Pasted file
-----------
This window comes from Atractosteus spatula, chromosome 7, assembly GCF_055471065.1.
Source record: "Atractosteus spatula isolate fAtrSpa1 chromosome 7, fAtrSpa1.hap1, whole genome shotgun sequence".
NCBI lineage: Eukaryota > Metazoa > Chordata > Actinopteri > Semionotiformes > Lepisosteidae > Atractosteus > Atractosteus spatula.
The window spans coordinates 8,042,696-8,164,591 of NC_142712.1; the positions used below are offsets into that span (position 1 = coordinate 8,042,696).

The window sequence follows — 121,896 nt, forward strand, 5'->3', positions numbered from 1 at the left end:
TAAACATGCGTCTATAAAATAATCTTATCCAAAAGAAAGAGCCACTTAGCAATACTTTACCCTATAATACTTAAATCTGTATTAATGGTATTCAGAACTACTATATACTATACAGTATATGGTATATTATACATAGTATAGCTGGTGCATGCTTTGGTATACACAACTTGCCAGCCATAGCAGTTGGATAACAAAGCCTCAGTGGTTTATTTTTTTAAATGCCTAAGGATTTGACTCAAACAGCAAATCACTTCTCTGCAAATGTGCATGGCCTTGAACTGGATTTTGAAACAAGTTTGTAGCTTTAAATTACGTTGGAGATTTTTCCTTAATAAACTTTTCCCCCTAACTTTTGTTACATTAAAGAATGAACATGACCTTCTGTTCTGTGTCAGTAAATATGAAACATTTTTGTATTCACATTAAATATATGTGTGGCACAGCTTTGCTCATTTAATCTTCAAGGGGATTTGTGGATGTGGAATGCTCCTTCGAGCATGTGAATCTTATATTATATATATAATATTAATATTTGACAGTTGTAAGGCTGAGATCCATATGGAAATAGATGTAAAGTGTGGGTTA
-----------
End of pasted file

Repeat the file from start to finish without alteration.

This window comes from Atractosteus spatula, chromosome 7, assembly GCF_055471065.1.
Source record: "Atractosteus spatula isolate fAtrSpa1 chromosome 7, fAtrSpa1.hap1, whole genome shotgun sequence".
NCBI lineage: Eukaryota > Metazoa > Chordata > Actinopteri > Semionotiformes > Lepisosteidae > Atractosteus > Atractosteus spatula.
The window spans coordinates 8,042,696-8,164,591 of NC_142712.1; the positions used below are offsets into that span (position 1 = coordinate 8,042,696).

The window sequence follows — 121,896 nt, forward strand, 5'->3', positions numbered from 1 at the left end:
TAAACATGCGTCTATAAAATAATCTTATCCAAAAGAAAGAGCCACTTAGCAATACTTTACCCTATAATACTTAAATCTGTATTAATGGTATTCAGAACTACTATATACTATACAGTATATGGTATATTATACATAGTATAGCTGGTGCATGCTTTGGTATACACAACTTGCCAGCCATAGCAGTTGGATAACAAAGCCTCAGTGGTTTATTTTTTTAAATGCCTAAGGATTTGACTCAAACAGCAAATCACTTCTCTGCAAATGTGCATGGCCTTGAACTGGATTTTGAAACAAGTTTGTAGCTTTAAATTACGTTGGAGATTTTTCCTTAATAAACTTTTCCCCCTAACTTTTGTTACATTAAAGAATGAACATGACCTTCTGTTCTGTGTCAGTAAATATGAAACATTTTTGTATTCACATTAAATATATGTGTGGCACAGCTTTGCTCATTTAATCTTCAAGGGGATTTGTGGATGTGGAATGCTCCTTCGAGCATGTGAATCTTATATTATATATATAATATTAATATTTGACAGTTGTAAGGCTGAGATCCATATGGAAATAGATGTAAAGTGTGGGTTA